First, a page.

How fit do I need to be to travel to Antarctica?

While the destination itself might conjure up images of nefarious voyages only the fittest can endure, you only need to be in good health, have great core strength and be able to move around freely to participate in and enjoy Antarctica's numerous activities and adventures. Yep, those with an average fitness level (and above) are compatible with Antarctica travel so you don't need to spend hours in the gym before considering booking a trip - is that a sigh of relief we hear?

However, it's worth noting that the fitter you are, the more enjoyable your expedition will be, as zodiac excursions, shore landings and even walking around the ship during rough conditions can be tricky to navigate. 

All of our Antarctica cruises have a physical rating of 2 and don't include anything overly strenuous. This means that the only potentially challenging thing you'll have to do in Antarctica is make your way from the expedition ship to the smaller Zodiac boats for shore landings (that and pulling yourself back onto the ship after you've taken the polar plunge into the Southern Ocean), but there'll be crew members ready with a helping hand if needed. Before your excursion to the shore, you'll also get a full briefing about how to embark and disembark the bobbing Zodiac safely. 

Handrails are also fitted around the ship if you haven't quite got your sea legs yet, making moving around the ship easy and comfortable. But while the ship is fitted with a lift, it doesn't grant access to all decks and can be closed for maintenance on some departures, so being able to climb stairs freely is necessary. As if the ship couldn't get cooler (pun intended), it also has a fully equipped gym, so if you want to stay fit or do some extra exercise while you're away, you definitely can. 

What is travelling on a Zodiac like? 

Disembarking the ship for a smaller boat might sound a bit daunting at first, but most travellers don't have any problems with the boarding process. That's not to say it's a walk in the park either. Accessing the Zodiac is via a gangway reached by some steep and narrow internal stairs and once there, you'll need to have a good range of movement to position yourself onto the zodiac. It can be challenging for some travellers but our helpful crew members will be there to see you safely onboard. 

When you've reached the shore, you might have to jump out of the Zodiac into shallow water or onto uneven, rocky ground. But you won't have to do it alone. The expedition crew will give you a hand if you're feeling a bit unsteady. You'll also be provided with proper boots conducive to the Antarctic conditions, but they are a bit clunky and walking comfortably in them may take a while. If you require extra help moving around on shore (the terrain can be a bit icy in sections and rocky in others), walking sticks are available so you don't have to miss out on exploring the various landing sites.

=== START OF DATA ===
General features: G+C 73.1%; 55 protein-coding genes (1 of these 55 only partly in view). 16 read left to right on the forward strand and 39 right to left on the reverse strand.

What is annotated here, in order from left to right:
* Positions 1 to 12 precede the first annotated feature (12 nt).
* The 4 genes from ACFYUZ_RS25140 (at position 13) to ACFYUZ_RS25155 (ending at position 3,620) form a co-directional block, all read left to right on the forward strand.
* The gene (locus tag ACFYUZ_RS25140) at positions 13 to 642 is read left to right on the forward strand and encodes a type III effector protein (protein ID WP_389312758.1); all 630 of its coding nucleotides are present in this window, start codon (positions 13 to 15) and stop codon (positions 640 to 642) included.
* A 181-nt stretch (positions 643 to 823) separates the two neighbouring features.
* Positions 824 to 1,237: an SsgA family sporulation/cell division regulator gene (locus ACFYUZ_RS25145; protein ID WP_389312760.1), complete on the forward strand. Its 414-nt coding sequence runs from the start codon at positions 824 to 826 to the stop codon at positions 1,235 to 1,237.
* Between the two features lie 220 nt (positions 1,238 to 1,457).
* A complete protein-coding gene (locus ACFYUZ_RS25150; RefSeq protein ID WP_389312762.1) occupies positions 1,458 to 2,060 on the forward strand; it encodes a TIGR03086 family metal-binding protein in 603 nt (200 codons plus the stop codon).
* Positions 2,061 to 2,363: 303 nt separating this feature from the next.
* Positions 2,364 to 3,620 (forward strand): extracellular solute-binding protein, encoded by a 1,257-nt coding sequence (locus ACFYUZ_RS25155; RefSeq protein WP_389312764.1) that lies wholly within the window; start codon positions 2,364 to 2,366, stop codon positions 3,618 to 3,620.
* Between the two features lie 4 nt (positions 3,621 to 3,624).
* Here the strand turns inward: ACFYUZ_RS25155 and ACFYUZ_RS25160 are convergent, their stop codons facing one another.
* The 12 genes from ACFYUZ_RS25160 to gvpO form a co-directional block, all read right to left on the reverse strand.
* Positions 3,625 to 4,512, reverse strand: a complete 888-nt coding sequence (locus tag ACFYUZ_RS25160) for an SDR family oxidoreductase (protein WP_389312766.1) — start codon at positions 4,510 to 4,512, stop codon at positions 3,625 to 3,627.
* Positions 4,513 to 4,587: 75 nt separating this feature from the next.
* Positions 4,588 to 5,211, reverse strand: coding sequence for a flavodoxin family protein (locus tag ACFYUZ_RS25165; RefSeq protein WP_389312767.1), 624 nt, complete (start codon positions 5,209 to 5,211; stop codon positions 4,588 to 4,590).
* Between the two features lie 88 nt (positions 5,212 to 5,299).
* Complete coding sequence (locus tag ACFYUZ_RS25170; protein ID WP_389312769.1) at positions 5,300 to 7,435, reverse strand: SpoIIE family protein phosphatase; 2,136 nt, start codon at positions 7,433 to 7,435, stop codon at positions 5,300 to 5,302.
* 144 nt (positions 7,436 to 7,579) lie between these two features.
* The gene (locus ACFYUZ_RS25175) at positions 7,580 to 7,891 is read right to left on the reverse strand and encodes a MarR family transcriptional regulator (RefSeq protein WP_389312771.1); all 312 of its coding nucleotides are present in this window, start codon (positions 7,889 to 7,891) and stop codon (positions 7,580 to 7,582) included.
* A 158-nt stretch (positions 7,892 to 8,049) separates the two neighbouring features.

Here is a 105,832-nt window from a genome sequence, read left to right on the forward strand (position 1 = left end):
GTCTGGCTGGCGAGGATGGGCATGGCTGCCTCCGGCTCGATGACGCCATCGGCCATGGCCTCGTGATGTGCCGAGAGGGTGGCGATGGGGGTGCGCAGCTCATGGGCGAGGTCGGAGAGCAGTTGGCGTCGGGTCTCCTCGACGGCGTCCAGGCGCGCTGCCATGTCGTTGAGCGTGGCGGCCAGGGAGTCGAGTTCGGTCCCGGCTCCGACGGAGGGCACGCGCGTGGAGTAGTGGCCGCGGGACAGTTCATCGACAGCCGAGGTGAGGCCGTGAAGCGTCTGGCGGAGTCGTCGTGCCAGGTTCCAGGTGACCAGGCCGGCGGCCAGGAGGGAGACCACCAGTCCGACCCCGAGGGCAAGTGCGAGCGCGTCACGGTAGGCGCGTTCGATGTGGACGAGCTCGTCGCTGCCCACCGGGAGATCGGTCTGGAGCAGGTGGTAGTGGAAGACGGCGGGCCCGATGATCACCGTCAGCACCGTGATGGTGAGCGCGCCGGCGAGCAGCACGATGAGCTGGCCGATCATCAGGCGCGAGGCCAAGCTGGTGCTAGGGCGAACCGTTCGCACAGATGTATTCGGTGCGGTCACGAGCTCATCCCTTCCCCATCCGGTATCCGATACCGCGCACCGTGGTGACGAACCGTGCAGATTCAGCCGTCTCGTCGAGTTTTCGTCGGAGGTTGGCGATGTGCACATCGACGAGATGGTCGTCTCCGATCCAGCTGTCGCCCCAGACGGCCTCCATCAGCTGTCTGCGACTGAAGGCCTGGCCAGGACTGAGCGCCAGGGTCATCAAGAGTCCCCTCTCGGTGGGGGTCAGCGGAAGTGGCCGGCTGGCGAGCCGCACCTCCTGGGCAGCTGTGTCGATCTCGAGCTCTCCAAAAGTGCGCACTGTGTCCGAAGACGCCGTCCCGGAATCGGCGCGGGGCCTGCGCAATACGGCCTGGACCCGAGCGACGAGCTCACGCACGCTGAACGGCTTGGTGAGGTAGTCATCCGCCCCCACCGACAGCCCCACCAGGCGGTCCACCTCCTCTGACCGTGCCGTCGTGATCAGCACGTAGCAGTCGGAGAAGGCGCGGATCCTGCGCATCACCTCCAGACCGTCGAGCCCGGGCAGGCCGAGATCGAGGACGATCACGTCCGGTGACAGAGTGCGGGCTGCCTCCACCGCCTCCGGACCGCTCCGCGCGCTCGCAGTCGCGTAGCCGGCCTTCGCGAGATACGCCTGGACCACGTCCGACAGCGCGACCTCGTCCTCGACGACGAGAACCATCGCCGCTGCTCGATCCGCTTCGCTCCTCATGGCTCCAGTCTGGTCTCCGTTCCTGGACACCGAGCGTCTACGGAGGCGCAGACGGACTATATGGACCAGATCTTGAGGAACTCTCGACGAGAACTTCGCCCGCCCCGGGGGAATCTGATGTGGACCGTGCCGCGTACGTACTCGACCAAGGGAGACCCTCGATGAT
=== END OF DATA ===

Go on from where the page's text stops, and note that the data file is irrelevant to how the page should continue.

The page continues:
Another thing to note is that the Zodiac boats aren't speed boats, so you don't have to worry about flying over waves or holding on for dear life (although there are ropes attached to the boat so you can comfortably hold on while the boat is in motion). 

Our Antarctica cruises 

Are there any fitness requirements for Antarctica?

Kayakers on the waters in Antarctica on a sunny day

The short answer is no, but some activities will be more enjoyable if you have an average level of fitness, such as kayaking and walking as part of shore landings. Some landing sites have a slight elevation gain, but you don't have to venture far if you don't want to - you can tailor your Antarctica adventure to suit your capability. 

You also have to be able to complete the onboard safety drills and emergency evacuation procedures unaided, but this is the only 'requirement'. 

Will I get seasick? 

If you're prone to seasickness, we recommend purchasing some over-the-counter medication before your trip begins and taking it when necessary. You can also talk to your local GP if you have any vertigo or balance issues. However, seasickness isn't as common as you might think and varies in its impact, so you shouldn't worry too much about it. The onboard doctor can also provide medical assistance or advice if you feel a little worse for wear during rough seas (read: the Drake Passage). 

Are there medical resources in Antarctica? 

Being an incredibly remote and isolated place, it's not easy to access medical resources in the event of an emergency, but each ship has a licensed English-speaking doctor onboard if any minor medical assistance is necessary. The ship also has a medical clinic with a limited supply of prescription medicines and basic first-aid equipment but if you're already receiving treatment for a known ailment, you must bring a sufficient supply of medicines to last the trip's duration (at least an extra 2 weeks worth is recommended to account for any flight delays or unforeseen circumstances).  

If you have particular health needs, please bring a signed and dated letter from your physician explaining your health problems and/or the dosage required for the prescribed medication. However, this still means you should be in good physical health without any serious underlying conditions that may impact your ability to complete the trip's itinerary.  

Our Antarctica cruises

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